It seems the Secret Service lately can’t get back off the mat from the horrific beating it has taken over the last several months in various matches.
This week is no different, as it seems the lead investigator in the 2012 Secret Service prostitution scandal in Cartagena, Columbia, has himself been caught with a prostitute in the state of Florida.
The original mess involved 13 agents who headed off to Columbia, South America in preparations for the arrival of President Barack Obama’s trip in April 2012.
So far, nine of the officers involved in the scandal have left the agency after being forced to resign or retire.
Investigator David Neiland left the agency in August of his part in refusing to answer questions from a department inspector general about his involvement in the state of Florida and a prostitute.
Neiland is telling congressional staffers the he had been pressured to leave the agency due to the reports of the Secret Service scandal, saying in part ‘a volunteer from the White House had brought the prostitute into his room, not him.’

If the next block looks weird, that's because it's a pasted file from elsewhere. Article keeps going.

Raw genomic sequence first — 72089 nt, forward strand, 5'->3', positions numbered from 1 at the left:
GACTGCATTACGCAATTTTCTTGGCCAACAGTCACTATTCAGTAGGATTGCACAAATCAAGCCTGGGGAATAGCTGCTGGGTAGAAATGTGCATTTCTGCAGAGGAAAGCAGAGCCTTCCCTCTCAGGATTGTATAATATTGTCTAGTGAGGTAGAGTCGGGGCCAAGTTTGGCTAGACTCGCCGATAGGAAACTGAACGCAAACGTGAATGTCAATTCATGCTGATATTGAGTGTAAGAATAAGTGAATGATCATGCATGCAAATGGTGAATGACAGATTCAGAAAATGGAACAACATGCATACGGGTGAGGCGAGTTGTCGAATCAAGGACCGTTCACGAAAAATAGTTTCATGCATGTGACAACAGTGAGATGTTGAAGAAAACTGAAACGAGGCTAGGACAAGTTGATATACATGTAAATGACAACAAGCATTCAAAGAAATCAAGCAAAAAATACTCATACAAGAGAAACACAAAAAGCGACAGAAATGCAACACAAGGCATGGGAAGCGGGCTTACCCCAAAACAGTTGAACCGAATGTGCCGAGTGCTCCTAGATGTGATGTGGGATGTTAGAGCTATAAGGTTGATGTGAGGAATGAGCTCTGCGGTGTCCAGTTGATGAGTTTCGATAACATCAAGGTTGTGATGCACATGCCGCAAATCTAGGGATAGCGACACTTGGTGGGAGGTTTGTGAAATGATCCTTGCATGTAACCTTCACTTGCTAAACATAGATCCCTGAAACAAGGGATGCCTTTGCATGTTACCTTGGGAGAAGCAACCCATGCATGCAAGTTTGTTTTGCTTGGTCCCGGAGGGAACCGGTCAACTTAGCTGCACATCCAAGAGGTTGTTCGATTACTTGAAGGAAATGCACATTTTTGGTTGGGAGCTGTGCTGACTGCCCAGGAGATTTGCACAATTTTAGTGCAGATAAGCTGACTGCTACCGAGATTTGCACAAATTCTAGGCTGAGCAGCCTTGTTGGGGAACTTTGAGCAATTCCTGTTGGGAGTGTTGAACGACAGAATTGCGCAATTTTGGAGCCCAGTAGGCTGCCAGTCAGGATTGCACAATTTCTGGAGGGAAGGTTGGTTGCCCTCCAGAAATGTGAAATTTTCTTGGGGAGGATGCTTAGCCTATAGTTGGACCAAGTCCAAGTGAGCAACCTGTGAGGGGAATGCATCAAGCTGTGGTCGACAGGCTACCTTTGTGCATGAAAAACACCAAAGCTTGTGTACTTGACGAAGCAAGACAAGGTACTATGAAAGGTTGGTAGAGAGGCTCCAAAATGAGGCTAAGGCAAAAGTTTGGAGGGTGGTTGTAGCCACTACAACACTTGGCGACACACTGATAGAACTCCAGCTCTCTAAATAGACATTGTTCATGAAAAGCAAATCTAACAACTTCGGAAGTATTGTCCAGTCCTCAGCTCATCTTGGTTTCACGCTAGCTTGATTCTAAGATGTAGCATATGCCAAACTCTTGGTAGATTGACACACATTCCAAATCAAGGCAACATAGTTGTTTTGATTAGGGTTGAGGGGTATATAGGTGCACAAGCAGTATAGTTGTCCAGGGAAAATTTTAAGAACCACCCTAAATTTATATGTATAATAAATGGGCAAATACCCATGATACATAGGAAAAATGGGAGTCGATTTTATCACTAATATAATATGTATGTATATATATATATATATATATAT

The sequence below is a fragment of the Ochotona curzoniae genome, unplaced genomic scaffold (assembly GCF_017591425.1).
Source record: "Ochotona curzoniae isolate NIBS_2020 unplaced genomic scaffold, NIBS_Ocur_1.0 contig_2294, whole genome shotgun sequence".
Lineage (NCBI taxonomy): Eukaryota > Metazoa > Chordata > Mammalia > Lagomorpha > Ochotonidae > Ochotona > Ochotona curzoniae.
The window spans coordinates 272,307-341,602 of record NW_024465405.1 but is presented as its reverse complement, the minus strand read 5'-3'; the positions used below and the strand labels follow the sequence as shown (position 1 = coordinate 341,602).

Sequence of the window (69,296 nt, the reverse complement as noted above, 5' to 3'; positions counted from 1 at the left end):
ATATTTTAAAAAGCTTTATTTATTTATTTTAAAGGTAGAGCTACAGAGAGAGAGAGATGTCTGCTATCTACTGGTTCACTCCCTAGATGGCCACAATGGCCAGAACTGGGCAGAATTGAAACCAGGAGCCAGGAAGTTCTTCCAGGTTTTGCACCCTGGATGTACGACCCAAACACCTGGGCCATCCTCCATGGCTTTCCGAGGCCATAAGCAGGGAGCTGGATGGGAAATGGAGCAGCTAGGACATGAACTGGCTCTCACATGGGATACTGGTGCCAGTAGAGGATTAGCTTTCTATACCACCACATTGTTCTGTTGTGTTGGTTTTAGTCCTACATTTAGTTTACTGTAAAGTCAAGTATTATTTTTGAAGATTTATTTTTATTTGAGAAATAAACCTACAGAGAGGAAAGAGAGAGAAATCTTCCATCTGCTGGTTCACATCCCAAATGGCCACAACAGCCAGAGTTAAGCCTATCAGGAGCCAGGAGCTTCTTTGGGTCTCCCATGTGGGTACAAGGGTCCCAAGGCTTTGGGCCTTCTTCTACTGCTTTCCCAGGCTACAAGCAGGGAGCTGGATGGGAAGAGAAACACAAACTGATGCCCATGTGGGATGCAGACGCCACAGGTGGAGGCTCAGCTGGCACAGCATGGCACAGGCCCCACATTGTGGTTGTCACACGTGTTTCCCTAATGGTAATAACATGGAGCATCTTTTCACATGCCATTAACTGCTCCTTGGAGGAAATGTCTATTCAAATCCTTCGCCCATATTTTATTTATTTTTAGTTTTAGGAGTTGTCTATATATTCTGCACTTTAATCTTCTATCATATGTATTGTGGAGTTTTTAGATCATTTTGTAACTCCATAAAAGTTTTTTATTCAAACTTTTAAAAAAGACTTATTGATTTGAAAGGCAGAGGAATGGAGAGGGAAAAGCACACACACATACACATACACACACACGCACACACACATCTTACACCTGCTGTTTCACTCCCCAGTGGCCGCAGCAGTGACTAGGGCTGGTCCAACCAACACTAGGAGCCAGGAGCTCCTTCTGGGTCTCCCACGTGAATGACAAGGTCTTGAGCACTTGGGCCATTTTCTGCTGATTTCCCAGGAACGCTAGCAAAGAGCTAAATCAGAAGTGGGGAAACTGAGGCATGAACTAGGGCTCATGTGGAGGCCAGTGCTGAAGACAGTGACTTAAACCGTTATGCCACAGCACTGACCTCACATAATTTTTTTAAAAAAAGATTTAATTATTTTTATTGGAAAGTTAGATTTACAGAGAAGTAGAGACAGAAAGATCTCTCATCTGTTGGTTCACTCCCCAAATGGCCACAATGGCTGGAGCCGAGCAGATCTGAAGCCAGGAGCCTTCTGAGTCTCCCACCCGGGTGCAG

However, the congressional staffers and the White House have said that no evidence supported the allegations brought on by Neiland.
Officials had briefed Neiland after Broward County, Florida deputies saw him entering and leaving a building they had under surveillance in a prostitution investigation.
Deputies later interviewed a prostitute who identified Nieland in a photograph and said he had paid her for sex, essentially leaving Nieland’s alibi in the trash.
So far Nieland has not been charged for the offense. He said in an email that “the allegation is not true” and declined to answer any questions. He resigned Aug. 9, citing health problems, and later sent a tweet that his government career had ended.
A spokesman for the Homeland Security Department confirmed that Nieland had resigned and that officials had been notified about the incident in Florida.
Nieland, who headed the inspector general’s Miami office, help lead the Homeland Security Department’s investigation into how the Secret Service handled the South American scandal.
During a staff meeting involving the Senate Homeland Security subcommittee, Neiland said he had been asked to delete damaging information from the 65-page report issued in September 2012.
Neiland told the subcommittee that the administration asked for him to remove the information as it was potentially damaging ahead of the November elections.
When asked about the parts the administration wanted deleted, Neiland told the committee that a volunteer member of the White House advance team in Cartagena had a prostitute in his room. It was later reported that Neiland’s claim was in fact true but the White House has denied any intervention in the reports claims.
Courtesy of Huffington Post via The Free Patriot